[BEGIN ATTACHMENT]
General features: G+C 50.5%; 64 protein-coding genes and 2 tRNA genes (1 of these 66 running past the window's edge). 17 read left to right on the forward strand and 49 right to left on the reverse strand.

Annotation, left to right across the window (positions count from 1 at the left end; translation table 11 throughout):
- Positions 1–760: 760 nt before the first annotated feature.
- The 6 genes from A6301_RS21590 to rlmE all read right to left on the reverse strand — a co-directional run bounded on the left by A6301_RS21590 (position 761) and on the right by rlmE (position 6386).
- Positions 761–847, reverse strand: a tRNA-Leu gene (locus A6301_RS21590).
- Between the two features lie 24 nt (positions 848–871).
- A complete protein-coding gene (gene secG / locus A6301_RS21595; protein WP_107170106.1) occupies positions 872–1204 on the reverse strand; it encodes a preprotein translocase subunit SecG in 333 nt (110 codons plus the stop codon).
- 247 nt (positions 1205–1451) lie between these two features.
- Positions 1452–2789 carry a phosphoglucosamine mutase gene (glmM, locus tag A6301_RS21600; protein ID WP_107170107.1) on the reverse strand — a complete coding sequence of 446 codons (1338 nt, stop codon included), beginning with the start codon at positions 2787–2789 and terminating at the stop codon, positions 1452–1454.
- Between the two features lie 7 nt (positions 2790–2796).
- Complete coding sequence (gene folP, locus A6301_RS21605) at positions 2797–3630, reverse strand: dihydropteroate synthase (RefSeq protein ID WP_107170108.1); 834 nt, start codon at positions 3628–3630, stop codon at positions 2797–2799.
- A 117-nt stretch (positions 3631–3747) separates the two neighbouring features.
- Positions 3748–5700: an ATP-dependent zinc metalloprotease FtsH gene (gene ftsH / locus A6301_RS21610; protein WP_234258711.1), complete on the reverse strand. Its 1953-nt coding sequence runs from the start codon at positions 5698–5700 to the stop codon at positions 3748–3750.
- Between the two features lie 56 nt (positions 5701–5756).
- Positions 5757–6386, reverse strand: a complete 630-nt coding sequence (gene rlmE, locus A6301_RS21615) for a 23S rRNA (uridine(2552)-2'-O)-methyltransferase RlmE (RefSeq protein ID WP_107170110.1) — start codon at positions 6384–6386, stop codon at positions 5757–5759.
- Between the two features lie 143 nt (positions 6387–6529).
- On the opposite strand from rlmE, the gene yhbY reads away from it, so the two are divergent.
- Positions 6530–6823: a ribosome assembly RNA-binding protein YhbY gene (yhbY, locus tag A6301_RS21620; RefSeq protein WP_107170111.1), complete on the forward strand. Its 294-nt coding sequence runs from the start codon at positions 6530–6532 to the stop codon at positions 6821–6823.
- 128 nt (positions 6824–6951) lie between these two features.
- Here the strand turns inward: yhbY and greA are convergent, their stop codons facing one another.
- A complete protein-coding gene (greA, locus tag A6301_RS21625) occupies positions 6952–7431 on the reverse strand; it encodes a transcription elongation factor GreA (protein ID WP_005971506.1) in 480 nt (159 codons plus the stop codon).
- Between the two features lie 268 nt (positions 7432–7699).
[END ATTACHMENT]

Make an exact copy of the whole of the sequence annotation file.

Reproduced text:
General features: G+C 50.5%; 64 protein-coding genes and 2 tRNA genes (1 of these 66 running past the window's edge). 17 read left to right on the forward strand and 49 right to left on the reverse strand.

Annotation, left to right across the window (positions count from 1 at the left end; translation table 11 throughout):
- Positions 1–760: 760 nt before the first annotated feature.
- The 6 genes from A6301_RS21590 to rlmE all read right to left on the reverse strand — a co-directional run bounded on the left by A6301_RS21590 (position 761) and on the right by rlmE (position 6386).
- Positions 761–847, reverse strand: a tRNA-Leu gene (locus A6301_RS21590).
- Between the two features lie 24 nt (positions 848–871).
- A complete protein-coding gene (gene secG / locus A6301_RS21595; protein WP_107170106.1) occupies positions 872–1204 on the reverse strand; it encodes a preprotein translocase subunit SecG in 333 nt (110 codons plus the stop codon).
- 247 nt (positions 1205–1451) lie between these two features.
- Positions 1452–2789 carry a phosphoglucosamine mutase gene (glmM, locus tag A6301_RS21600; protein ID WP_107170107.1) on the reverse strand — a complete coding sequence of 446 codons (1338 nt, stop codon included), beginning with the start codon at positions 2787–2789 and terminating at the stop codon, positions 1452–1454.
- Between the two features lie 7 nt (positions 2790–2796).
- Complete coding sequence (gene folP, locus A6301_RS21605) at positions 2797–3630, reverse strand: dihydropteroate synthase (RefSeq protein ID WP_107170108.1); 834 nt, start codon at positions 3628–3630, stop codon at positions 2797–2799.
- A 117-nt stretch (positions 3631–3747) separates the two neighbouring features.
- Positions 3748–5700: an ATP-dependent zinc metalloprotease FtsH gene (gene ftsH / locus A6301_RS21610; protein WP_234258711.1), complete on the reverse strand. Its 1953-nt coding sequence runs from the start codon at positions 5698–5700 to the stop codon at positions 3748–3750.
- Between the two features lie 56 nt (positions 5701–5756).
- Positions 5757–6386, reverse strand: a complete 630-nt coding sequence (gene rlmE, locus A6301_RS21615) for a 23S rRNA (uridine(2552)-2'-O)-methyltransferase RlmE (RefSeq protein ID WP_107170110.1) — start codon at positions 6384–6386, stop codon at positions 5757–5759.
- Between the two features lie 143 nt (positions 6387–6529).
- On the opposite strand from rlmE, the gene yhbY reads away from it, so the two are divergent.
- Positions 6530–6823: a ribosome assembly RNA-binding protein YhbY gene (yhbY, locus tag A6301_RS21620; RefSeq protein WP_107170111.1), complete on the forward strand. Its 294-nt coding sequence runs from the start codon at positions 6530–6532 to the stop codon at positions 6821–6823.
- 128 nt (positions 6824–6951) lie between these two features.
- Here the strand turns inward: yhbY and greA are convergent, their stop codons facing one another.
- A complete protein-coding gene (greA, locus tag A6301_RS21625) occupies positions 6952–7431 on the reverse strand; it encodes a transcription elongation factor GreA (protein ID WP_005971506.1) in 480 nt (159 codons plus the stop codon).
- Between the two features lie 268 nt (positions 7432–7699).